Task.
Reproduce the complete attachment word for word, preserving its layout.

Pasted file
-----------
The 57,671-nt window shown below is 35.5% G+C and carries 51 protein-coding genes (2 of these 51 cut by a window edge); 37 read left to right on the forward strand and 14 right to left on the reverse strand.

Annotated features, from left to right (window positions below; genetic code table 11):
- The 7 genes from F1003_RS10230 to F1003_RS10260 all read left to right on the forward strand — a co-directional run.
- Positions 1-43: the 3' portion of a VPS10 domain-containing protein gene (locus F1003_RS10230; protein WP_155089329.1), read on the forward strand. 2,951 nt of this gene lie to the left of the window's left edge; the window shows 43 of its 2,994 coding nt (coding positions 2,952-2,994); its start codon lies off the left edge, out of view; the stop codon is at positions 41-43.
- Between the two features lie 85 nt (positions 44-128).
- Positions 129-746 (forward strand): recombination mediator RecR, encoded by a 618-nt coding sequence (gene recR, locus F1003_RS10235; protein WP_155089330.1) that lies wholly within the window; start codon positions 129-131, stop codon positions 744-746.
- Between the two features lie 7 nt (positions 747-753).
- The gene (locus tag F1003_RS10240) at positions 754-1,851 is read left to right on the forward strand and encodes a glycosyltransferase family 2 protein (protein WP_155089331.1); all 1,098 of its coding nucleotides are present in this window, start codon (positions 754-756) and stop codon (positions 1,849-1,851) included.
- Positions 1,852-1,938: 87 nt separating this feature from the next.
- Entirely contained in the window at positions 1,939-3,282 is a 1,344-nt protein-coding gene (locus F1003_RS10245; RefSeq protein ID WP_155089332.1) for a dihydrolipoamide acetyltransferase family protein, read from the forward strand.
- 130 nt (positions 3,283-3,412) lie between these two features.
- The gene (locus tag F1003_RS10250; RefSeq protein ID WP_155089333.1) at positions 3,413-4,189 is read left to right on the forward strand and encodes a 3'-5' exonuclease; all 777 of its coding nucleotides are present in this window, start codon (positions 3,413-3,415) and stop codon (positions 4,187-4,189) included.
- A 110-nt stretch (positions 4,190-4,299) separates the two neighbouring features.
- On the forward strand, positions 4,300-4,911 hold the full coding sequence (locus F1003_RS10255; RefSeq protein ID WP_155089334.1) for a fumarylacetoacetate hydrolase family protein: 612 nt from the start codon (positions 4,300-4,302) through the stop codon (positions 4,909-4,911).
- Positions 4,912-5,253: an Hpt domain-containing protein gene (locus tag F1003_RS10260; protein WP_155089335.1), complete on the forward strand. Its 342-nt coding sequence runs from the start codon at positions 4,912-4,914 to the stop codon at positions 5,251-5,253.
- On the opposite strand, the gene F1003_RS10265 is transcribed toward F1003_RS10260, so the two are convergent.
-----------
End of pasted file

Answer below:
The 57,671-nt window shown below is 35.5% G+C and carries 51 protein-coding genes (2 of these 51 cut by a window edge); 37 read left to right on the forward strand and 14 right to left on the reverse strand.

Annotated features, from left to right (window positions below; genetic code table 11):
- The 7 genes from F1003_RS10230 to F1003_RS10260 all read left to right on the forward strand — a co-directional run.
- Positions 1-43: the 3' portion of a VPS10 domain-containing protein gene (locus F1003_RS10230; protein WP_155089329.1), read on the forward strand. 2,951 nt of this gene lie to the left of the window's left edge; the window shows 43 of its 2,994 coding nt (coding positions 2,952-2,994); its start codon lies off the left edge, out of view; the stop codon is at positions 41-43.
- Between the two features lie 85 nt (positions 44-128).
- Positions 129-746 (forward strand): recombination mediator RecR, encoded by a 618-nt coding sequence (gene recR, locus F1003_RS10235; protein WP_155089330.1) that lies wholly within the window; start codon positions 129-131, stop codon positions 744-746.
- Between the two features lie 7 nt (positions 747-753).
- The gene (locus tag F1003_RS10240) at positions 754-1,851 is read left to right on the forward strand and encodes a glycosyltransferase family 2 protein (protein WP_155089331.1); all 1,098 of its coding nucleotides are present in this window, start codon (positions 754-756) and stop codon (positions 1,849-1,851) included.
- Positions 1,852-1,938: 87 nt separating this feature from the next.
- Entirely contained in the window at positions 1,939-3,282 is a 1,344-nt protein-coding gene (locus F1003_RS10245; RefSeq protein ID WP_155089332.1) for a dihydrolipoamide acetyltransferase family protein, read from the forward strand.
- 130 nt (positions 3,283-3,412) lie between these two features.
- The gene (locus tag F1003_RS10250; RefSeq protein ID WP_155089333.1) at positions 3,413-4,189 is read left to right on the forward strand and encodes a 3'-5' exonuclease; all 777 of its coding nucleotides are present in this window, start codon (positions 3,413-3,415) and stop codon (positions 4,187-4,189) included.
- A 110-nt stretch (positions 4,190-4,299) separates the two neighbouring features.
- On the forward strand, positions 4,300-4,911 hold the full coding sequence (locus F1003_RS10255; RefSeq protein ID WP_155089334.1) for a fumarylacetoacetate hydrolase family protein: 612 nt from the start codon (positions 4,300-4,302) through the stop codon (positions 4,909-4,911).
- Positions 4,912-5,253: an Hpt domain-containing protein gene (locus tag F1003_RS10260; protein WP_155089335.1), complete on the forward strand. Its 342-nt coding sequence runs from the start codon at positions 4,912-4,914 to the stop codon at positions 5,251-5,253.
- On the opposite strand, the gene F1003_RS10265 is transcribed toward F1003_RS10260, so the two are convergent.